As Asia’s asset owners increasingly delve into private debt, they have become increasingly interested in riskier mezzanine and subordinated debt tranches, in addition to the top of the capital structure.

These types of investment offer better returns—but they also increase the likelihood of something going wrong. 

Korea's Public Officials Benefit Association (Poba) is one example of an institutional investor willing to take more risk into private debt investments. It invested $50 million into distressed debt in a new mandate in 2017 via specialist manager Alcentra, chief investment officer (CIO) Jang Don-hung told AsianInvestor.

“We felt the committed amount was not excessive for a first-time investment, and we needed to have a higher risk element in this area," he said.

In part, Asian investors take more risk because of their return expectations. “In Asia you are [often] assuming the local equity market is going to give you 6% to 8%. Thus, when going illiquid and offshore, there’s probably a greater requirement for return,” Chris Redmond, global head of credit at Willis Towers Watson, based in London, told AsianInvestor.

NZ Super CIO Matt Whineray offers a similar view. His sovereign wealth fund has to take an off-benchmark risk allocation to get into private debt. “From a risk perspective, that means we have a hurdle framework that requires a higher return for a more illiquid asset,” he said.

The fund currently has three private debt mandates with Canyon Partners (NZ$180 million) and Bain Capital Credit (NZ$90 million) and American Securities (NZ$33 million). They are primarily focused on distressed debt.

Funds need a degree of size and sophistication to minimise the risks of private debt allocations. “Without scale and appropriate resourcing, understanding the credit market and having people who have invested through cycles, I think it would be challenging,” said Linda Cunningham, head of debt investment at Australian superannuation fund Cbus. “You ... really want to know who’s lending your money, because when things are getting tough, either in the market or with the corporate, you want to know how they are going to be paid.”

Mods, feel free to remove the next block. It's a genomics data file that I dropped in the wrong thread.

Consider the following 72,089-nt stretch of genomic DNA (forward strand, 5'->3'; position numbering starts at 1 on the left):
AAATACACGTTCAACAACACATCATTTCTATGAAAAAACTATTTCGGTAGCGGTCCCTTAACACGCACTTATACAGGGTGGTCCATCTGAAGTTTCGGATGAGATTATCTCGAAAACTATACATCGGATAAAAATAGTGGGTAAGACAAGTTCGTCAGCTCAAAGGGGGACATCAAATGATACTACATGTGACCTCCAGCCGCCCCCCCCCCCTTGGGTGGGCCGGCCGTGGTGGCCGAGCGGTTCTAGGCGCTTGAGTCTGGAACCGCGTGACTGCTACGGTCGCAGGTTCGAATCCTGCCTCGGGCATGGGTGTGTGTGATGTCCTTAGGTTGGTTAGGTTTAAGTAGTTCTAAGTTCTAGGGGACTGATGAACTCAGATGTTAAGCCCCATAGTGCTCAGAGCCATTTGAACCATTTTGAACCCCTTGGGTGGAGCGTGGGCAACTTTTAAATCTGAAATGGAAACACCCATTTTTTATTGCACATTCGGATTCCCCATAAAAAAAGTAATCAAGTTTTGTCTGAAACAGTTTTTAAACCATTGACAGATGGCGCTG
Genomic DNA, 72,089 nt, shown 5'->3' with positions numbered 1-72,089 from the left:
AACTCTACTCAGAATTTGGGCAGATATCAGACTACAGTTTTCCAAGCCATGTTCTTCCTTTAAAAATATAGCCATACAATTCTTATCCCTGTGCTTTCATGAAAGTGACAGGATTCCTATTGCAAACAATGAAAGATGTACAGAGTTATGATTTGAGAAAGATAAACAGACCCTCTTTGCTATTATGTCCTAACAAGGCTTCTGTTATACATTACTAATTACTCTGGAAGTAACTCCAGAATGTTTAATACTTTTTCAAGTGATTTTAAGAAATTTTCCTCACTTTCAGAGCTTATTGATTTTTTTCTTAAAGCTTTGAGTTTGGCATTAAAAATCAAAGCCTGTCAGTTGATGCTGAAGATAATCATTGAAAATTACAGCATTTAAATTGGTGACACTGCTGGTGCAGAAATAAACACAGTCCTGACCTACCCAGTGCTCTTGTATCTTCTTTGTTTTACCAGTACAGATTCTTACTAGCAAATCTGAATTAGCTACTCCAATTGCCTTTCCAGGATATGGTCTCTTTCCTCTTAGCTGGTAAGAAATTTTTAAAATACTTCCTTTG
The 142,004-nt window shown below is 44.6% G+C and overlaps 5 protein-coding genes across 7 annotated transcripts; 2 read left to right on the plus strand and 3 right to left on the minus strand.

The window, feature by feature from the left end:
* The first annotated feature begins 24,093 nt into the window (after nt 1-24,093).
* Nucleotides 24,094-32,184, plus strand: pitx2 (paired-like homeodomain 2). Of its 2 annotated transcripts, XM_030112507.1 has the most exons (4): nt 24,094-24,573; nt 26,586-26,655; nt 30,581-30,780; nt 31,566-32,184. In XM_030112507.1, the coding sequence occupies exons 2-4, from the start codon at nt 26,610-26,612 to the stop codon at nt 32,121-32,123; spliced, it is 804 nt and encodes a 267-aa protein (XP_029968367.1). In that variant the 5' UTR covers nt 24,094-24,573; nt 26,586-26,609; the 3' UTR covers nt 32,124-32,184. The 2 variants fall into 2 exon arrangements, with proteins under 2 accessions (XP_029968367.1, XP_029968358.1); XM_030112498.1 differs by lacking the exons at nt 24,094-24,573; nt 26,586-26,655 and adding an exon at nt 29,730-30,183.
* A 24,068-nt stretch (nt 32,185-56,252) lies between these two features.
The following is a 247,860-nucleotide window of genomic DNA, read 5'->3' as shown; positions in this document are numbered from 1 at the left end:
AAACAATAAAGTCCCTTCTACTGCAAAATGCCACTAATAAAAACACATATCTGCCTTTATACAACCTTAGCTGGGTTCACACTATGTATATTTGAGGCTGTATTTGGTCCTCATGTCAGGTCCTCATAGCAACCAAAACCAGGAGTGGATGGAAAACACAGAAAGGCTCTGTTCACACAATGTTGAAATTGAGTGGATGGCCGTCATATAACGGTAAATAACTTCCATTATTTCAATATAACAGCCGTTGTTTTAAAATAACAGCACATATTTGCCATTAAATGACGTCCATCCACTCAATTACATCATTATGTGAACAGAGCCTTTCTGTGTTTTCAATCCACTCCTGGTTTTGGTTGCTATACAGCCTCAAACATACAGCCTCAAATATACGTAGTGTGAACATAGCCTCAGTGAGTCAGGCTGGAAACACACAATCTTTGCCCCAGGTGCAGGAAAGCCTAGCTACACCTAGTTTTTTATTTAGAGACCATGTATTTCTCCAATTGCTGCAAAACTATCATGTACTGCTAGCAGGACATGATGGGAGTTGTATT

Spread compression

The influx of money into private debt has also led spreads to compress.  

“It’s quite competitive to find the right deal, the finance conditions are getting looser and we have started to have some concerns,” said Poba’s Jang.

Redmond says the biggest risk for investors lies in their losing sight of the economic factors affecting debt markets. This includes cyclical headwinds and the fact that mass quantitative easing has compressed debt yields. 

“The current benign default environment is unlikely to persist over the medium term,” he noted. 

Critically, budding investors need to remember that not all illiquid credit investments are created equal. “Value varies wildly across the myriad of different component asset classes,” warned Redmond.

Investors also need to be sure they won’t need the capital they deploy into this illiquid asset class for a few years. 

Despite these challenges, private debt looks set to grow as an asset class. Some predict it could keep expanding for the next decade.

“The deepening and broadening of the private debt asset class is likely to represent an important driver of asset owner allocation growth,” said Redmond. He estimated that institutional investors could shift from an average portfolio exposure of 3% to 5% up towards 10% over the next five to 10 years.

Private debt is quickly shifting from being uncharted ground to a well-established field of asset investment.

This story is the second in a two-part focus on asset owner interest in private debt in Asia, and was adapted from a feature in AsianInvestor's December 2016/January 2017 magazine. Please click here to read the first part.